About a year ago, I self-published a book called Get It Together Girl. It’s all about getting organized and getting rid of clutter in just 15 minutes a day. Since then, I’ve become a bit of an expert on quick tips for getting organized. I’ve done speeches on the topic and even being quoted in several magazines.
It never fails, however, after a presentation, there are two types of people who approach me. The first are the ones who are really interested in the subject. We talk about which of my tips will work for them and they even share some of their tips with me. These women are motivated and on occasion, I’ve even received emails from some of them on the success that they have had getting it together.
The other type is curious to me. They come up to me and tell me why none of my tips would ever work for them. They don’t have 5 or 10 minutes to spare in their busy days, not to mention 15 whole minutes. They have small children. They have husbands. If they were single and childless like me (which usually comes across as a backhanded compliment), then they would have all the time in the world too.
These women want me to confirm and validate their decision to do nothing. They want me to let them off the hook. I don’t. I let them see that the decision not to act is still a decision and it’s their decision. Accept it. Live with it; just don’t expect me to condone it.
I normally respond with, “You know that’s funny because before I published the book, I tested it with some very busy women. Executives with toddlers and young children, busy professional women with teenagers to shuttle back and forth and stay-at-home moms with young children and babies and they all found the book very helpful and doable. But, then again, getting organized and saving time isn’t a priority for everyone.”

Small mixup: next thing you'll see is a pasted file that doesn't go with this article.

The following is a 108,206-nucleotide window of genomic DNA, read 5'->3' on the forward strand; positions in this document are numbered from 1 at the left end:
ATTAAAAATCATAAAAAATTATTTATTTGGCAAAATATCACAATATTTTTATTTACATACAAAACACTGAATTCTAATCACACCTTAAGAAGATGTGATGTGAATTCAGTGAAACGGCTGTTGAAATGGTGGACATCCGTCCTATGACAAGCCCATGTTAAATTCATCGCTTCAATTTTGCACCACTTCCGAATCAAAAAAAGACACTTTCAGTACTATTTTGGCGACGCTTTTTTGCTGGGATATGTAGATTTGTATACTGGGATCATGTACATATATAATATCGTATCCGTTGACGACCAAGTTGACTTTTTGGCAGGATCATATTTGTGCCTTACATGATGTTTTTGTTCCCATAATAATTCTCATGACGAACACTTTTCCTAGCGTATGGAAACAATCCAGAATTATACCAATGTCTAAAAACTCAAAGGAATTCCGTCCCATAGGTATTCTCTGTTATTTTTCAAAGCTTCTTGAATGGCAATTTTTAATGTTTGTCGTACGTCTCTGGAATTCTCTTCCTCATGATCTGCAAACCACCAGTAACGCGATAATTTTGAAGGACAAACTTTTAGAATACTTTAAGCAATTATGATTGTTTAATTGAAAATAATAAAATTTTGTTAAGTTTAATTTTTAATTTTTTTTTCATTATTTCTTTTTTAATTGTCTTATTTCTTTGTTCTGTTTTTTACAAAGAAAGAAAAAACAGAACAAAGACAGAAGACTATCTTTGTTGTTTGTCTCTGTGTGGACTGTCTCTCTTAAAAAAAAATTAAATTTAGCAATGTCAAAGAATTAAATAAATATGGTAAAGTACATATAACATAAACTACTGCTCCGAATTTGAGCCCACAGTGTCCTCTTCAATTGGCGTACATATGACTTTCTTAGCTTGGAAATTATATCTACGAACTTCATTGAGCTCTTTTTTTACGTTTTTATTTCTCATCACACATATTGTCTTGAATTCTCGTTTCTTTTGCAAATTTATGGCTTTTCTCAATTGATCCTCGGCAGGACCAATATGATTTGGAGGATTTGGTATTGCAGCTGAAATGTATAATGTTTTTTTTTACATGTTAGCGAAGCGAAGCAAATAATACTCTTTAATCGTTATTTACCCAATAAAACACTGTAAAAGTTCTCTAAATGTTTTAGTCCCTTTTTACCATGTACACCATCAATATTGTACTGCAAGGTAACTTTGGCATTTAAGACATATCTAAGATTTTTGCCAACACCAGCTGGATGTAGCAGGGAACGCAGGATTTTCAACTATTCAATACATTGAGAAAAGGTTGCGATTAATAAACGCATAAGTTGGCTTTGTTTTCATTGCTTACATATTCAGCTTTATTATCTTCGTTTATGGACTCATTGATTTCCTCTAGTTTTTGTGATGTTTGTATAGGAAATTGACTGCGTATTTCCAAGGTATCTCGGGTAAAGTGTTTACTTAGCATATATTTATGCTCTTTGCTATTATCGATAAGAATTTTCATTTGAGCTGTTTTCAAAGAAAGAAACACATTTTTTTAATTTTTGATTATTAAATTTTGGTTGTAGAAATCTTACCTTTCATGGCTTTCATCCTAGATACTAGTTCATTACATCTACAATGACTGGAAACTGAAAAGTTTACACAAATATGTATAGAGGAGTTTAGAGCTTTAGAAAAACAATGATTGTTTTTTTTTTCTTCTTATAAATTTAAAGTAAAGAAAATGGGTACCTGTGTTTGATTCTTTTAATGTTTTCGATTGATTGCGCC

My point is this. You make the decision to act or not act. It’s easy to find every reason in the world not to do something. A lot of people spend a lot of time justifying their behavior and the truth of the matter is that they just don’t want to change. If it’s important to you, you will make the time. You will find a reason why and not an excuse why not.
If you are looking for excuses, you will find them, but recognize that excuses do not lead to change. It’s easy to find reasons why you can’t exercise or save money. You can always justify your smoking habit or continued decision to make unhealthy food choices. You can find reasons to stay in your unhappy relationship or with a job that no longer meets your needs.
And, if this is you, my advice is to just accept it. Accept your weight. Accept your financial state. Accept your bad relationship or your unfulfilling career.
If you want change, you have to change. Stop excusing and start strategizing.